N- and C-terminal domains of vIRF4 are required for RTA synergy. (A) Schematic showing limits of the N- and C-terminal vIRF4 truncations. Expression levels were assessed by immunoblotting using anti-vIRF4 antiserum (kind gift of Jae Jung and Hye-Ra Lee). (B) Activity assay in HeLa cells transfected with vIRF4-luc reporter (250 ng) and expression plasmids carrying full-length or truncated vIRF4 (200 ng) in the presence or absence of RTA (37.5 ng). Activity (fold induction) was calculated relative to that of the reporter with full-length vIRF4 only. Values represent the means and standard errors of the means of three independent transfections. (C) vIRF4 and RTA independently localize to the nucleus. Indirect immunofluorescence analysis of HeLa cells transfected with plasmids expressing T7-epitope-tagged RTA and Flag-epitope-tagged vIRF4 proteins (200 ng each). After fixation, coverslips were probed with a mix of anti-T7 (rabbit polyclonal) and anti-Flag (mouse monoclonal) antibodies followed by a mixture of anti-mouse and anti-rabbit fluorescence-coupled secondary antibodies.
Fig 6
Fig 6
Mutations in helix 3 of vIRF4 disrupt synergy with RTA. (A) Primary sequence of the vIRF4 N terminus (residues 1 to 98), showing the locations of the predicted α-helices (filled cylinders) and β-strands (horizontal arrows). Helix 3 is also shown as a helical wheel projection with hydrophobic residues (F, L, V, and Y) clustered on one face (lower right). The four arginine residues (R83, R86, R89, and R90) that were changed in turn to alanine are indicated with an asterisk. (B) Immunoblot (with anti-Flag antibody) of lysates prepared from cells transfected with each vIRF4 plasmid. The species corresponding to full-length vIRF4 is indicated. Equal loading was demonstrated by blotting for α-tubulin. (C) Activity assay using HeLa cells transfected with vIRF-luc (250 ng) and each vIRF4 derivative (200 ng) in the presence of RTA (37.5 ng). Fold induction was calculated relative to the reporter alone. Values represent the means and standard errors of the means of three independent transfections.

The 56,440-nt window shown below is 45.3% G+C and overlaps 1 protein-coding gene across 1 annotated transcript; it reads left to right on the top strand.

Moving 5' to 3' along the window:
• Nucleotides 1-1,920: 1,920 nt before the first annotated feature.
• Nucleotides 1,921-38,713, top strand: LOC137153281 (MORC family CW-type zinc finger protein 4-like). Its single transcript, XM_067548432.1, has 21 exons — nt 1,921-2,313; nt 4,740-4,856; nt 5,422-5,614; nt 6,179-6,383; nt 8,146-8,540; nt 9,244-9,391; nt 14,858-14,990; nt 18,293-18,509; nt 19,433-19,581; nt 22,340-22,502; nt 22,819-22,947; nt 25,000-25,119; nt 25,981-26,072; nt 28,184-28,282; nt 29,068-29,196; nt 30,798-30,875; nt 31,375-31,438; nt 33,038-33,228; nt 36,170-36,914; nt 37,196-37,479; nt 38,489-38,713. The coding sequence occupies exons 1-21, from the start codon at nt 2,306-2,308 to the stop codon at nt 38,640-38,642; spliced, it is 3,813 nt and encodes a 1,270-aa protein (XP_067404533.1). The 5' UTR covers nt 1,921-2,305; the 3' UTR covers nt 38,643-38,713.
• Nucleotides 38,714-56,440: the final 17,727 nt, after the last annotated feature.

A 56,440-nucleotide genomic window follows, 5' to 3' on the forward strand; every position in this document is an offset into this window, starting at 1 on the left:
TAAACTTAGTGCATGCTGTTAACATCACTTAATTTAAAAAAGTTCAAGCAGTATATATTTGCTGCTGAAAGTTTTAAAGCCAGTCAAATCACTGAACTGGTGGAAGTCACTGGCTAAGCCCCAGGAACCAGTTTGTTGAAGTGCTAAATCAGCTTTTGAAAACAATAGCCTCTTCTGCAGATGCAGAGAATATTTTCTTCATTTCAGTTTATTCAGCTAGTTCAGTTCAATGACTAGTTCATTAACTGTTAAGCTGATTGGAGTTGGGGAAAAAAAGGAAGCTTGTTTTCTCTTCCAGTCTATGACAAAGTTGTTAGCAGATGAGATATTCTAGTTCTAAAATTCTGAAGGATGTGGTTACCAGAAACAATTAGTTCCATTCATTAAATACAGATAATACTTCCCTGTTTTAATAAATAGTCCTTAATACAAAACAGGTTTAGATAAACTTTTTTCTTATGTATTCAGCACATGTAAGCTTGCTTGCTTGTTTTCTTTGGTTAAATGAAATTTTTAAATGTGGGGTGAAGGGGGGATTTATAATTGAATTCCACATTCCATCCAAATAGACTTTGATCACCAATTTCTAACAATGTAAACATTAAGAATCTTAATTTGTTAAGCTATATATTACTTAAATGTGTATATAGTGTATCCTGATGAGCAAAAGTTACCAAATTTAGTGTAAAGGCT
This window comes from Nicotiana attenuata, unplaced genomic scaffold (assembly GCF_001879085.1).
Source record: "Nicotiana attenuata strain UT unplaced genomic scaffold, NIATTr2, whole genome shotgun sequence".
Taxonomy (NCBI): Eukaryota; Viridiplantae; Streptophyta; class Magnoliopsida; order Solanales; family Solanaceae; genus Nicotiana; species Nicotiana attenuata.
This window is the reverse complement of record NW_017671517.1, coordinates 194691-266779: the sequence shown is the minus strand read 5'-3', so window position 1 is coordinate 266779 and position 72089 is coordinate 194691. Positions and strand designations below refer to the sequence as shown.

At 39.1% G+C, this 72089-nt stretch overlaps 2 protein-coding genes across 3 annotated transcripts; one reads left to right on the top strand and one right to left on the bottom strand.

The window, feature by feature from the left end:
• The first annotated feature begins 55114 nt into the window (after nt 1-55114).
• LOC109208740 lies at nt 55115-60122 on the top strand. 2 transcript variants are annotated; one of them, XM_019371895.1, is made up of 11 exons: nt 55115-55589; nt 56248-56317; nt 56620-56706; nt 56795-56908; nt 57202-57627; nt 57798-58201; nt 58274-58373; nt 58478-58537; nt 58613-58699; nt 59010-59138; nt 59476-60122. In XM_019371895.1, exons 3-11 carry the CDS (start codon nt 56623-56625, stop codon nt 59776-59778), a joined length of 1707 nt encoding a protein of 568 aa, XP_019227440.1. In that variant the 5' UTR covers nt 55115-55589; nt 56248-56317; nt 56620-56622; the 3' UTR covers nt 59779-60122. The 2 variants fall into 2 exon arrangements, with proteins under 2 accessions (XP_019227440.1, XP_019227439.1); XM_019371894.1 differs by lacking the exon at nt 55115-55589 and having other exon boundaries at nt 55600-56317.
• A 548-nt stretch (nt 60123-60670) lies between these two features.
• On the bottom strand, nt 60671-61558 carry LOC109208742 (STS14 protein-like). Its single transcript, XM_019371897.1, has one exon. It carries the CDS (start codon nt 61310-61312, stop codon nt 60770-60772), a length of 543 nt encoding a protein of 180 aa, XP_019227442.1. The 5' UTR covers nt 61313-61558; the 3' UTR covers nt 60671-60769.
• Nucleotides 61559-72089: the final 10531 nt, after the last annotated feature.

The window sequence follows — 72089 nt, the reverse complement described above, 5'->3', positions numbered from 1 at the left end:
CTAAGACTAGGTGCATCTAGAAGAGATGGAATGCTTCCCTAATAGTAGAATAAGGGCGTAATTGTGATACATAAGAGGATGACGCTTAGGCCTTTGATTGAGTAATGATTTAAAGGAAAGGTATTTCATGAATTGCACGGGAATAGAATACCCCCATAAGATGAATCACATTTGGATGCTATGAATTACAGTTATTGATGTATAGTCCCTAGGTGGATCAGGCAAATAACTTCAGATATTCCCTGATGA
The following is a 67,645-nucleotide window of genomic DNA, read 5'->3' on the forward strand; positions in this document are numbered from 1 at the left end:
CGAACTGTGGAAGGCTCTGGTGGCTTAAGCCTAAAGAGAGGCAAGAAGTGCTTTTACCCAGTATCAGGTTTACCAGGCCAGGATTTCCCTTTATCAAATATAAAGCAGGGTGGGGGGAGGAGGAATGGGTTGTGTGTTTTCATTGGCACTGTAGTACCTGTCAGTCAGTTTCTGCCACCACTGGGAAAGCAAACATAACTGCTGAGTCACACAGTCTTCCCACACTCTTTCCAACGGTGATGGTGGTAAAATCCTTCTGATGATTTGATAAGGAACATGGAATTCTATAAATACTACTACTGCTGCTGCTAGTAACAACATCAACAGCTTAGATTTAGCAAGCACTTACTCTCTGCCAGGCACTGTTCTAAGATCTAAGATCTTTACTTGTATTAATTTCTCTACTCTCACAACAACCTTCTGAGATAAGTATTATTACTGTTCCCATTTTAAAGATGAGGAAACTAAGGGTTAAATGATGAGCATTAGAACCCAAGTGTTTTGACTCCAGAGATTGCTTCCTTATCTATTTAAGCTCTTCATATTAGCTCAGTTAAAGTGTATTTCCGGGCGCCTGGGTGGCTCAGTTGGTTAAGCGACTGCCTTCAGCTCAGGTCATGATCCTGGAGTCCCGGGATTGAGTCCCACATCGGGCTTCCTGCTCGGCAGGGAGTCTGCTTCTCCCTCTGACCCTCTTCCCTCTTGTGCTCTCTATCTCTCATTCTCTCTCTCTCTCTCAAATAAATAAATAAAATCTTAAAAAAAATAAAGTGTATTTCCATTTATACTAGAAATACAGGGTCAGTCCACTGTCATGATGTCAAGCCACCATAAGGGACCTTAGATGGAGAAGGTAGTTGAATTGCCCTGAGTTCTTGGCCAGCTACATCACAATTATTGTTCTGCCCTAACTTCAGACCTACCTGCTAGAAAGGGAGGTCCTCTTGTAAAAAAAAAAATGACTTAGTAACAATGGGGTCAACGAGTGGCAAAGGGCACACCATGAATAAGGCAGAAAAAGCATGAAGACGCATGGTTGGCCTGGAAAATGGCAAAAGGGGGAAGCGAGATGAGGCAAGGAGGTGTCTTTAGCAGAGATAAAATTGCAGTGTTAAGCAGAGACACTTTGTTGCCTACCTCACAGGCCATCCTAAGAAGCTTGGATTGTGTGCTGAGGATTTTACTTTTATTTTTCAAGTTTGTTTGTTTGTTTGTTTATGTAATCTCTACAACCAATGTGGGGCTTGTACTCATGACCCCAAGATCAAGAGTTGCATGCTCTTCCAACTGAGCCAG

Fig 7
Fig 7
The signature cysteine motif in vIRF4 is essential for the transactivation function. (A) Schematic of vIRF4. The inset shows the sequence immediately downstream of helix 3, including the CxxC motif common to all KSHV vIRFs (and RRV vIRFs [data not shown]). Corresponding sequences of KSHV vIRF1, vIRF2, and vIRF3 are shown using the invariant arginine (R89 in vIRF4) to anchor the alignment. Cysteine-120 and cysteine-123 were individually changed to alanine. (B) Immunoblot (with anti-Flag antibody) of lysates prepared from cells transfected with each vIRF4 plasmid. The species corresponding to full-length vIRF4 is indicated. Equal loading was demonstrated by blotting for α-tubulin. (C) Activity assay using HeLa cells transfected with vIRF4-luc (250 ng) and each vIRF4 derivative (200 ng) in the presence of RTA (25 ng). Fold induction was calculated relative to the reporter alone. Values represent the means and standard errors of the means of three independent transfections. (D) vIRF4 is capable of self-association. Lysates were prepared from HeLa cells transfected with plasmids encoding combinations of T7 and Flag-tagged proteins and subjected to immunoprecipitation using Flag-coupled beads. Precipitates were resolved by SDS-PAGE and blotted with anti-T7 antibody. Expression was confirmed by blotting lysates directly. (E) Self-association is disrupted by mutation of the signature cysteine residues. Coimmunoprecipitation analysis was conducted as described for panel D, using wild-type (WT) and mutant (C120A and C123A) versions of vIRF4.